Which Joe gave his name to ‘sloppy joes’? We look at five interesting sandwiches and their lexical origins.
A person who smokes cannabis.
- ‘This is, therefore, not a greenlight to all you potheads to head for the border; as police will continue to bust those who cultivate or deal the drug illegally.’
- ‘She didn't want to turn into the potheads her parents were.’
- ‘They played football and soccer during the school season, but they were also potheads that skateboarded and got into trouble regularly.’
- ‘‘Wow Grant,’ she replied, ‘You look like the same pothead I've known for years.’’
- ‘I know people I'd call potheads, but nobody that smokes that much, that often.’
- ‘Was it an implication that I am a pothead, or a coke addict?’
- ‘From a high school lifetime spent in the drama department with all the potheads and future homosexuals, I learned a thing or ten about musicals.’
- ‘Look at his friends, druggies and potheads galore.’
- ‘Maybe I could head back to school and pay one of the potheads a hundred bucks to do a quick job.’
- ‘If potheads are entitled to their drug of choice, why not those who prefer a line of Charlie?’
- ‘70% of potheads claim not to have gone on to class A substance, which is a fairly believable stat.’
- ‘They have to deal with violent deranged crack heads, not peaceful potheads?’
- ‘All the guys at my school are either potheads or nerds.’
- ‘I was a second-stringer who didn't talk to anyone but potheads.’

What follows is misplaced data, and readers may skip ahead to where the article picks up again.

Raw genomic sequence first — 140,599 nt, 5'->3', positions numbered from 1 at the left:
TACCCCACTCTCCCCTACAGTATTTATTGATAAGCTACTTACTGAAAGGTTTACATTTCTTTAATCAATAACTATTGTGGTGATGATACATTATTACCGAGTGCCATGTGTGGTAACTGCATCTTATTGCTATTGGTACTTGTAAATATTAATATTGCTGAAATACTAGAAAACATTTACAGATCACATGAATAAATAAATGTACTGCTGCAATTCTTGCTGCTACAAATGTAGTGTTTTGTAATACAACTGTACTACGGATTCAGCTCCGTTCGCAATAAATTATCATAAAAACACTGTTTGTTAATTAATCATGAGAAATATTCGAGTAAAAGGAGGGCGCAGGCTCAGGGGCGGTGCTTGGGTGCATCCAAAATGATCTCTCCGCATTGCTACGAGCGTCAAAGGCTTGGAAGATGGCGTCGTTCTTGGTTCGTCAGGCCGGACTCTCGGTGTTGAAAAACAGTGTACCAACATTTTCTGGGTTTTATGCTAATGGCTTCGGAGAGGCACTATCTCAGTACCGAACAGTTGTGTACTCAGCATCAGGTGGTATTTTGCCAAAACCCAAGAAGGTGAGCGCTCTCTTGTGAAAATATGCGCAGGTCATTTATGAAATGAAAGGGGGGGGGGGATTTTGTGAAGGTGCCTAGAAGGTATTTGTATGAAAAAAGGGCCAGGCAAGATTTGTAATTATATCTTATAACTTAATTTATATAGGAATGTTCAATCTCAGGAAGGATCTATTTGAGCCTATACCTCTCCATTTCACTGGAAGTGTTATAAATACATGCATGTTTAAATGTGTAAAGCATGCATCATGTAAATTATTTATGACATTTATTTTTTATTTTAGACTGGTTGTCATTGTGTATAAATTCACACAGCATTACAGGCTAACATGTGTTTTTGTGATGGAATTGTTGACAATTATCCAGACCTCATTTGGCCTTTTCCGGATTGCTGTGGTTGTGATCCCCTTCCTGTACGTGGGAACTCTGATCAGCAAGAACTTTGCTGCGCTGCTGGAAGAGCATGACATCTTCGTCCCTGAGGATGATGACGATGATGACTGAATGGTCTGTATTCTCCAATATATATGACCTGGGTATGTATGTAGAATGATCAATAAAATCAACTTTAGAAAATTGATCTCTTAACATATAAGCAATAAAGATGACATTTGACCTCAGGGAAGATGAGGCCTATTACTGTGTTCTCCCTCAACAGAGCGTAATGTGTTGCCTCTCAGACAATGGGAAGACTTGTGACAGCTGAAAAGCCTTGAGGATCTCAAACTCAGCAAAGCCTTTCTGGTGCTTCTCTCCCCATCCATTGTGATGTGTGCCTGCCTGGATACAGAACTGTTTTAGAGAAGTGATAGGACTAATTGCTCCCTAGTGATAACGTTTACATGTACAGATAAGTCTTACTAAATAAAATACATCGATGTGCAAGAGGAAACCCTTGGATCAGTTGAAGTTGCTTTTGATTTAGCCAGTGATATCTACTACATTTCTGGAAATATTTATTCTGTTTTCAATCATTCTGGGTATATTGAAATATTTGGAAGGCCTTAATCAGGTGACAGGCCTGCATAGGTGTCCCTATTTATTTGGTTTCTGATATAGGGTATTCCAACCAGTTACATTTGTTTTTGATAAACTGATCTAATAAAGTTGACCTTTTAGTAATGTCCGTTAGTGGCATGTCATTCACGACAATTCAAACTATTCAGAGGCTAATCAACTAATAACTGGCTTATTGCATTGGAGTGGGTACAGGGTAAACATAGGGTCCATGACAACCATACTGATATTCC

- ‘People think that we're all major potheads but the fact of the matter is I'm way more into alcohol, Vicadan, morphine and codeine.’
- ‘Scared you might actually bond with some of these potheads?’
- ‘Most people who grew up in the Sixties weren't longhaired potheads… they were buttoned-down squares who liked cars and girls, and the Beach Boys were their poster boys.’
- ‘You may wonder how a cartoon strip about three potheads could survive the 1960s, let alone the 80s.’
- ‘I might not be as stable as all the rest of you potheads, but I don't need a baby-sitter.’
- ‘But then potheads in Amsterdam start a protest that spreads throughout Europe, extinguishing exports.’
We take a look at several popular, though confusing, punctuation marks.
From Afghanistan to Zimbabwe, discover surprising and intriguing language facts from around the globe.
The definitions of ‘buddy’ and ‘bro’ in the OED have recently been revised. We explore their history and increase in popularity.